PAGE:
‘Growth in deep negative territory is due to the long nationwide lockdown’.


The Indian economy slowed considerably during the third and fourth quarters of FY20 and clocked just 3.1% in the period January-March 2020, lowest in 11 years. And the pandemic induced lockdowns only made matters worse as growth nosedived and is now in deep negative territory of -23.9%. But this is an outcome of a political decision—the decision to impose a long nationwide lockdown; and not due to a fundamental shift in economics. Since the “unlocking” began, recovery in terms of second-hand car sales and higher core sector data has started. This was expected, given that the political decision to impose the lockdown had been lifted. The next few months will see some pent-up demand coming to the fore and driving some recovery.

India—unlike China—is a demand-led, consumption-driven economy and unless policymakers ensure revival of the same a full-fledged recovery is unlikely. And most certainly will not be V-shaped as envisaged by the government’s economic advisors. In fact, it will be a U-shaped one, indicating slow pace of revival. Consumption in India will not recover till the time a vaccine is developed. People will not eat out in restaurants or go on vacations or go out for movies till the time they are vaccinated against coronavirus.

Presently, there are multiple efforts to find a vaccine and reports indicate the earliest time line is December, though the United States’ infectious diseases institute CDC indicated yesterday that a vaccine may be possible by November. Skeptics have said it may be just timed to the presidential election. Post the discovery of a vaccine, Indian policymakers have a herculean task to ensure inoculation of 1.3 billion people. Achieving this in a year’s time will be a record of sorts! However, we must make efforts to shorten this time period further. It is integral for the health of the Indian economy. The government should set up a committee with health experts and state government representatives to identify a roadmap on speedy and efficient vaccination. The government machinery—both at the Centre and in states—is stretched and it is important to plug the loopholes in the apparatus for such an enormous exercise before launching into it. Unlike the coronavirus response mechanism, where it has been all hands-on-the-deck approach, inoculation will be done by healthcare workers and aanganwadi workers.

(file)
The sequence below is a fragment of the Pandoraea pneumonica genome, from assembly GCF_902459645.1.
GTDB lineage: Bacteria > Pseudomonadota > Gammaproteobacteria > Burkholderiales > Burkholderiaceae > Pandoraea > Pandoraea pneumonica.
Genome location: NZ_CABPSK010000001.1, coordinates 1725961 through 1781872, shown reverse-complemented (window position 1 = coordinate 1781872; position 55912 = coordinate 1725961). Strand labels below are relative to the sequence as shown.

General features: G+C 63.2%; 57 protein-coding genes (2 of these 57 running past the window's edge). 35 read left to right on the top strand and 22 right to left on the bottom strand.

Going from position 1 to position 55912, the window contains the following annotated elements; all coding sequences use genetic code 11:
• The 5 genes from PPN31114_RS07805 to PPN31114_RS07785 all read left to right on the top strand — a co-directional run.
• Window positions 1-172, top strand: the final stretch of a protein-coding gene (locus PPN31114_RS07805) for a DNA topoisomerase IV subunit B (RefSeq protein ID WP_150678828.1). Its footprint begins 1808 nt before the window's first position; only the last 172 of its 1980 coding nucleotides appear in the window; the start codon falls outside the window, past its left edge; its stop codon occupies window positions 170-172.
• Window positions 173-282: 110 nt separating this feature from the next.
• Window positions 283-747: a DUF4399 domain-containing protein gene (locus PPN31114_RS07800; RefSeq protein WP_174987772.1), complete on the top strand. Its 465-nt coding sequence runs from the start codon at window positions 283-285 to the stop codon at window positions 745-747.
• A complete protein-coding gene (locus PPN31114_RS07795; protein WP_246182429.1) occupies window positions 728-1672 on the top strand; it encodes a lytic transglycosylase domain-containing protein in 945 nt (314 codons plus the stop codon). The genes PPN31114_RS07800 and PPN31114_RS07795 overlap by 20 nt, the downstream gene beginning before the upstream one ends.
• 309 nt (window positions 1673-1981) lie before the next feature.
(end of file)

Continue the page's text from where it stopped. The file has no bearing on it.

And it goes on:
While some may argue that this is putting the cart before the horse since we are still 3-4 months away from this scenario, the fact is unless Indians are administered a dose of the vaccine, they will not get back to shopping or travelling or dining or even going to offices. All these are important for India to return to positive growth. These are also the sectors worst affected by the lockdown and have seen the sharpest drop in growth figures.

This author feels the earliest most Indians will be vaccinated will be by October 2021 and only after that demand will increase full throttle.

Beginning of 2022 will witness India returning to its pre-Covid levels of 5% growth. Of course, this is not enough and even before the pandemic hit the world, experts, including the author, had red-flagged the slowing economy and its ramifications. Since then, calls for easing the fiscal space have been made on multiple occasions and till now have been ignored.

The government needs to work on two fronts—prepare for speedy and effective vaccination and pump-prime large-scale infra projects which will have a ripple effect on job creation and other allied sectors.

Gaurie Dwivedi is a senior journalist covering economy, policy and politics.